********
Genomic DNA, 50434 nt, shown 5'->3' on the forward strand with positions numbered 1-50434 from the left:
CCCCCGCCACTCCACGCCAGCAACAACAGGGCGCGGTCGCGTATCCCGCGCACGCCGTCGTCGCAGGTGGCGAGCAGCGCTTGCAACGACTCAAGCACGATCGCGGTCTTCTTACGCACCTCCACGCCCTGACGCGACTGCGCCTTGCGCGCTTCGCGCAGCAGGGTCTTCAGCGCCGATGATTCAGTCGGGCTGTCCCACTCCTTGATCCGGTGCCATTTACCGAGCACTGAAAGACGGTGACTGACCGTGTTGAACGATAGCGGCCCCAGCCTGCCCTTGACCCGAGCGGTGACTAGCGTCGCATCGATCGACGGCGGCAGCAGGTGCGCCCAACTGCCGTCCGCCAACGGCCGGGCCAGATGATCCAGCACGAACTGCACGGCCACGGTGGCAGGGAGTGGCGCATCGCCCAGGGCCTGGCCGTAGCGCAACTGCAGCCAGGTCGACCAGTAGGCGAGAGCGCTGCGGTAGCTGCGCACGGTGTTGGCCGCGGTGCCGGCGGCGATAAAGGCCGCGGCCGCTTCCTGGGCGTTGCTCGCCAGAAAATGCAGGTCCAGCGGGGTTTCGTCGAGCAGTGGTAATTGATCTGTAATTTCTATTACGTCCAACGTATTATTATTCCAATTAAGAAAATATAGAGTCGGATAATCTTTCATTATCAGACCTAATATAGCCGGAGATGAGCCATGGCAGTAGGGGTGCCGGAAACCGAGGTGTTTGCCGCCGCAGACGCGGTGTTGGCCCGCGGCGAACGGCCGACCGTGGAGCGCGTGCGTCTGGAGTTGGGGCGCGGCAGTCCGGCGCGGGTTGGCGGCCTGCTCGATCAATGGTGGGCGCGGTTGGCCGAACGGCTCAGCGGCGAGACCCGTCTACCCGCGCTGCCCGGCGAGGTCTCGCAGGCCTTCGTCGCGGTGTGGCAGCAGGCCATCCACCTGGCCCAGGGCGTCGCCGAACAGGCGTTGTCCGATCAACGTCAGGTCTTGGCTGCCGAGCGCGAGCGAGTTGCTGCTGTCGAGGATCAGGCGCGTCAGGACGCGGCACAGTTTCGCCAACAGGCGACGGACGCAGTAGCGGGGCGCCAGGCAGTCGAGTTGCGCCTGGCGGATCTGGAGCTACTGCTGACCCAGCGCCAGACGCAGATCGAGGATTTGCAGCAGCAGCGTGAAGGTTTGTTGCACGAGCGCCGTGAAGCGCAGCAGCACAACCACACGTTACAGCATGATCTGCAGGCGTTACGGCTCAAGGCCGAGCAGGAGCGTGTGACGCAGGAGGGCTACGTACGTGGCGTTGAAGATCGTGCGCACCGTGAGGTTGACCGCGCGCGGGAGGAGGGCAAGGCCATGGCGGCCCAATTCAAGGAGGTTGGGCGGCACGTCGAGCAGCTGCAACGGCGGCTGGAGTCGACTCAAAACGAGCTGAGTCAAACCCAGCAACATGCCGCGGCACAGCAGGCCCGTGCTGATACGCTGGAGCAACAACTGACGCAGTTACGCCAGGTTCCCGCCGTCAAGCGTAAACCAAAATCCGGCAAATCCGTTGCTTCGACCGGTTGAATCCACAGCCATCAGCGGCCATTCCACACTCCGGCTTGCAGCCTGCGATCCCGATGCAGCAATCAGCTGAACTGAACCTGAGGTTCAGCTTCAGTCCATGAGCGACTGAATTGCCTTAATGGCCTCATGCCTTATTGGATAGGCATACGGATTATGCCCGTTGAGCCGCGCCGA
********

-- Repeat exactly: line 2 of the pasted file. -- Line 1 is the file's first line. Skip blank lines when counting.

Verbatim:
CCCCCGCCACTCCACGCCAGCAACAACAGGGCGCGGTCGCGTATCCCGCGCACGCCGTCGTCGCAGGTGGCGAGCAGCGCTTGCAACGACTCAAGCACGATCGCGGTCTTCTTACGCACCTCCACGCCCTGACGCGACTGCGCCTTGCGCGCTTCGCGCAGCAGGGTCTTCAGCGCCGATGATTCAGTCGGGCTGTCCCACTCCTTGATCCGGTGCCATTTACCGAGCACTGAAAGACGGTGACTGACCGTGTTGAACGATAGCGGCCCCAGCCTGCCCTTGACCCGAGCGGTGACTAGCGTCGCATCGATCGACGGCGGCAGCAGGTGCGCCCAACTGCCGTCCGCCAACGGCCGGGCCAGATGATCCAGCACGAACTGCACGGCCACGGTGGCAGGGAGTGGCGCATCGCCCAGGGCCTGGCCGTAGCGCAACTGCAGCCAGGTCGACCAGTAGGCGAGAGCGCTGCGGTAGCTGCGCACGGTGTTGGCCGCGGTGCCGGCGGCGATAAAGGCCGCGGCCGCTTCCTGGGCGTTGCTCGCCAGAAAATGCAGGTCCAGCGGGGTTTCGTCGAGCAGTGGTAATTGATCTGTAATTTCTATTACGTCCAACGTATTATTATTCCAATTAAGAAAATATAGAGTCGGATAATCTTTCATTATCAGACCTAATATAGCCGGAGATGAGCCATGGCAGTAGGGGTGCCGGAAACCGAGGTGTTTGCCGCCGCAGACGCGGTGTTGGCCCGCGGCGAACGGCCGACCGTGGAGCGCGTGCGTCTGGAGTTGGGGCGCGGCAGTCCGGCGCGGGTTGGCGGCCTGCTCGATCAATGGTGGGCGCGGTTGGCCGAACGGCTCAGCGGCGAGACCCGTCTACCCGCGCTGCCCGGCGAGGTCTCGCAGGCCTTCGTCGCGGTGTGGCAGCAGGCCATCCACCTGGCCCAGGGCGTCGCCGAACAGGCGTTGTCCGATCAACGTCAGGTCTTGGCTGCCGAGCGCGAGCGAGTTGCTGCTGTCGAGGATCAGGCGCGTCAGGACGCGGCACAGTTTCGCCAACAGGCGACGGACGCAGTAGCGGGGCGCCAGGCAGTCGAGTTGCGCCTGGCGGATCTGGAGCTACTGCTGACCCAGCGCCAGACGCAGATCGAGGATTTGCAGCAGCAGCGTGAAGGTTTGTTGCACGAGCGCCGTGAAGCGCAGCAGCACAACCACACGTTACAGCATGATCTGCAGGCGTTACGGCTCAAGGCCGAGCAGGAGCGTGTGACGCAGGAGGGCTACGTACGTGGCGTTGAAGATCGTGCGCACCGTGAGGTTGACCGCGCGCGGGAGGAGGGCAAGGCCATGGCGGCCCAATTCAAGGAGGTTGGGCGGCACGTCGAGCAGCTGCAACGGCGGCTGGAGTCGACTCAAAACGAGCTGAGTCAAACCCAGCAACATGCCGCGGCACAGCAGGCCCGTGCTGATACGCTGGAGCAACAACTGACGCAGTTACGCCAGGTTCCCGCCGTCAAGCGTAAACCAAAATCCGGCAAATCCGTTGCTTCGACCGGTTGAATCCACAGCCATCAGCGGCCATTCCACACTCCGGCTTGCAGCCTGCGATCCCGATGCAGCAATCAGCTGAACTGAACCTGAGGTTCAGCTTCAGTCCATGAGCGACTGAATTGCCTTAATGGCCTCATGCCTTATTGGATAGGCATACGGATTATGCCCGTTGAGCCGCGCCGA